By M. Sue Bergin
In 1961 at the age of 19, Dennis V. Smith, ’66, packed his single beige Samsonite with missionary clothes, left his childhood home in Alpine, Utah, and crossed the Atlantic to Denmark. He would spend the next two-and-a-half years feeling homesick much of the time, but also forging a relationship with Denmark that would profoundly impact his life and his path as an artist.
Nearly 40 years and a distinguished artistic career later, two of Smith’s sculptures will be placed at significant portals in Denmark. The pieces will commemorate the 150th anniversary of the beginning of LDS missionary work there and the ensuing emigration of nearly 18,000 Danish converts to America.
Smith is probably best known for his large, impressionistic sculptures of children, women, and families. Many of his pieces are familiar to BYU alumni, including 11 bronzes commissioned for the Nauvoo Women’s Monument, two flying machines that hang above the escalators in the Delta Terminal of the Salt Lake City International Airport, and The World of Childrensculpture at the Primary Children’s Medical Center, a welded assemblage of small bronzes that depicts 32 children clamoring about.
One of the sculptures that will go to Denmark is being donated by Smith. Christinais a life-sized, bronze rendering of a slender young woman standing straight and tall with her face toward America, her hair whipped nearly horizontal behind her by the icy winds of the North Sea. She will stand at the harbor in Copenhagen where thousands of LDS Danes boarded ships for America.
“A smaller version of this image was one of my first sculptures and is a symbolic portrait of my great-grandmother Christina Beck Petersen Robertson, who crossed from Denmark to America at age 17,” says Smith. “She is an embodiment of all immigrants who have ever been torn between homeland and a better life in a new home. I tried to capture her in that moment we all experience of committing ourselves to our hopes for the future, knowing that we must say goodbye to what we have known before.”
A casting of Christinais familiar to many in the BYU community as a piece in the sculpture garden south of the BYU Museum of Art. Another casting stands on the grounds of the Alpine Art Center, a complex containing an art gallery, classrooms, and a foundry that Smith and three partners completed in 1998.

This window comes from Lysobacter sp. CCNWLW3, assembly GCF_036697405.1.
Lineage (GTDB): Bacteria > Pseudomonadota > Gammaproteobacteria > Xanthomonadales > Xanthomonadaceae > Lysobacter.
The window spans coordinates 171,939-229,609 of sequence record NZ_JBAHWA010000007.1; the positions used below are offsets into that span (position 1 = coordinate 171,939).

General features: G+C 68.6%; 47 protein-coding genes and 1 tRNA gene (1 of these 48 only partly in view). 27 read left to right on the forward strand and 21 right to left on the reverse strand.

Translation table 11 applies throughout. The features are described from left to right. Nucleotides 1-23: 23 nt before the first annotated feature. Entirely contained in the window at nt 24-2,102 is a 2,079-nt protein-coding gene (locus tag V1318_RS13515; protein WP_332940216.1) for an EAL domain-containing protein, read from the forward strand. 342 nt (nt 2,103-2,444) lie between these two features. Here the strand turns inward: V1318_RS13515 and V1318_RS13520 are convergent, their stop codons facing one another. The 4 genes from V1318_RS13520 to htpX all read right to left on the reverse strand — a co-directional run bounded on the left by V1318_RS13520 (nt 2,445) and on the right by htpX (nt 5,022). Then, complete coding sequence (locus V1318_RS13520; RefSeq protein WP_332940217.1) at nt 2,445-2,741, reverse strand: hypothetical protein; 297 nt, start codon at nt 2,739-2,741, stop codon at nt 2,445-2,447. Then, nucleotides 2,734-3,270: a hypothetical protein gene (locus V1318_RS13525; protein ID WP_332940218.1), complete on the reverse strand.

The second sculpture going to Denmark, The Family,depicts an immigrant family about to leave Denmark. It will be unveiled on July 4, 2000, at the entrance to Rebild National Park in Jutland, where since 1922 Danes have gathered with Americans who have emigrated to Denmark to celebrate America’s Independence Day and the close ties between the two countries.
While the concept of Christinawas born decades ago, The Familywas commissioned specifically for the 150th anniversary celebration. The piece is a composite of archetypal immigrant figures–mother, father, and two children with their faces turned toward their new home. A third child, an infant, is in its mother’s arms. To Smith, the newborn is a tribute to the many infants who died while crossing the ocean, as did Christina’s baby brother.
In this major piece, the parents and children rise as connected figures from an unformed hunk of clay like a tree rises from the earth. The roots are hidden, but you know they’re there–connected deeply to the soil beneath. Leaning against the back of this family unit is an older woman, perhaps a grandmother, who looks backward rather than ahead. Conceiving this lone figure and her placement, which balances the piece aesthetically and symbolically, was an exhilarating moment for Smith.
“It was one of those epiphanies,” he says. “After getting the go ahead for the piece, I did a quick model in wax. When the idea came to me of the older woman looking in the opposite direction from the rest of the family, it just felt right. I did the entire maquette in about 20 minutes.”
Both sculptures are especially meaningful to Smith because of their connection to his ancestors and the theme of crossing an expanse away from one’s old home to a new home.
A sense of place is central to Smith’s personality. His right-brained, tactile nature meant that wherever he grew up, he would become unusually attached, whether it was New York City or Alpine, Utah, a tiny town nestled against the mountains in the northeast corner of Utah County. One of five children, Smith was the only one with artistic interests.
“There were no models for me in a little one-ward farming community like Alpine. My mom wasn’t much interested in books, my dad worked at Geneva Steel, and here I was the only right-brained thinker among the 14 kids my age I went to school with,” recalls Smith, relaxing in a book-packed corner library in his studio.
Everything at school–writing, grammar, math–was oriented toward left-brain thinking, and Smith struggled. His saving grace was a teacher at American Fork High School named J.N. Washburn.